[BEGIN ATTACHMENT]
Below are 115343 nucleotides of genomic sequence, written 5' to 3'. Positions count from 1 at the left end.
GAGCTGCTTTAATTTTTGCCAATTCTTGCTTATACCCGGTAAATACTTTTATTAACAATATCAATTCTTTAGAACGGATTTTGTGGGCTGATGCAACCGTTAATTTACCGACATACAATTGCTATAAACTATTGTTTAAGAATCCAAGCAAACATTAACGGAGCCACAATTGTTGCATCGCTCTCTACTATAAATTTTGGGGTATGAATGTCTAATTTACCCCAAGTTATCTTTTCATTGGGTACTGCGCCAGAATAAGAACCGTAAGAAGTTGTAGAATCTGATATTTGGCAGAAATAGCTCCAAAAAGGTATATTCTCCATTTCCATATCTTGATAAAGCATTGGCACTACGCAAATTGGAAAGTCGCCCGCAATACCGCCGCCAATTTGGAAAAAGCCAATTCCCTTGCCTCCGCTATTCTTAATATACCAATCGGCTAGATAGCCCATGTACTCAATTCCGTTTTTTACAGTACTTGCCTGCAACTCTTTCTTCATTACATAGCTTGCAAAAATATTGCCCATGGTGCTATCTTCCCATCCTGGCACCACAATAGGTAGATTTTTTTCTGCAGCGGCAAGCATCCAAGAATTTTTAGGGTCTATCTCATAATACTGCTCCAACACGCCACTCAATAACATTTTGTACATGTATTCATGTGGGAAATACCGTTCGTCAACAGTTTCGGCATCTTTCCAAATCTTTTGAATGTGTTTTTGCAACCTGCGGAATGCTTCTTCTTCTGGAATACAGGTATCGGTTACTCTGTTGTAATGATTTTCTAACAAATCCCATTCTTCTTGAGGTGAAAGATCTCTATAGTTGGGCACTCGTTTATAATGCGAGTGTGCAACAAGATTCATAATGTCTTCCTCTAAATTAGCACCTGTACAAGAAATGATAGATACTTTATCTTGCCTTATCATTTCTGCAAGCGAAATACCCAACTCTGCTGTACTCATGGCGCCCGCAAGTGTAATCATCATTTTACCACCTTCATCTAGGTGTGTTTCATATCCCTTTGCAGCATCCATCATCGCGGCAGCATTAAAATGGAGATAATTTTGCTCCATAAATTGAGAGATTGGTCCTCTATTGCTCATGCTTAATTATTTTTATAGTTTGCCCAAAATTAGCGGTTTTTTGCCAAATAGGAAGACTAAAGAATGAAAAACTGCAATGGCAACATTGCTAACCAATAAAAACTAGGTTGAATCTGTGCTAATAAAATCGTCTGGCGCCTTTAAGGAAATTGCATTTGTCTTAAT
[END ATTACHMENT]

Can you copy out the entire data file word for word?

Below are 115343 nucleotides of genomic sequence, written 5' to 3'. Positions count from 1 at the left end.
GAGCTGCTTTAATTTTTGCCAATTCTTGCTTATACCCGGTAAATACTTTTATTAACAATATCAATTCTTTAGAACGGATTTTGTGGGCTGATGCAACCGTTAATTTACCGACATACAATTGCTATAAACTATTGTTTAAGAATCCAAGCAAACATTAACGGAGCCACAATTGTTGCATCGCTCTCTACTATAAATTTTGGGGTATGAATGTCTAATTTACCCCAAGTTATCTTTTCATTGGGTACTGCGCCAGAATAAGAACCGTAAGAAGTTGTAGAATCTGATATTTGGCAGAAATAGCTCCAAAAAGGTATATTCTCCATTTCCATATCTTGATAAAGCATTGGCACTACGCAAATTGGAAAGTCGCCCGCAATACCGCCGCCAATTTGGAAAAAGCCAATTCCCTTGCCTCCGCTATTCTTAATATACCAATCGGCTAGATAGCCCATGTACTCAATTCCGTTTTTTACAGTACTTGCCTGCAACTCTTTCTTCATTACATAGCTTGCAAAAATATTGCCCATGGTGCTATCTTCCCATCCTGGCACCACAATAGGTAGATTTTTTTCTGCAGCGGCAAGCATCCAAGAATTTTTAGGGTCTATCTCATAATACTGCTCCAACACGCCACTCAATAACATTTTGTACATGTATTCATGTGGGAAATACCGTTCGTCAACAGTTTCGGCATCTTTCCAAATCTTTTGAATGTGTTTTTGCAACCTGCGGAATGCTTCTTCTTCTGGAATACAGGTATCGGTTACTCTGTTGTAATGATTTTCTAACAAATCCCATTCTTCTTGAGGTGAAAGATCTCTATAGTTGGGCACTCGTTTATAATGCGAGTGTGCAACAAGATTCATAATGTCTTCCTCTAAATTAGCACCTGTACAAGAAATGATAGATACTTTATCTTGCCTTATCATTTCTGCAAGCGAAATACCCAACTCTGCTGTACTCATGGCGCCCGCAAGTGTAATCATCATTTTACCACCTTCATCTAGGTGTGTTTCATATCCCTTTGCAGCATCCATCATCGCGGCAGCATTAAAATGGAGATAATTTTGCTCCATAAATTGAGAGATTGGTCCTCTATTGCTCATGCTTAATTATTTTTATAGTTTGCCCAAAATTAGCGGTTTTTTGCCAAATAGGAAGACTAAAGAATGAAAAACTGCAATGGCAACATTGCTAACCAATAAAAACTAGGTTGAATCTGTGCTAATAAAATCGTCTGGCGCCTTTAAGGAAATTGCATTTGTCTTAAT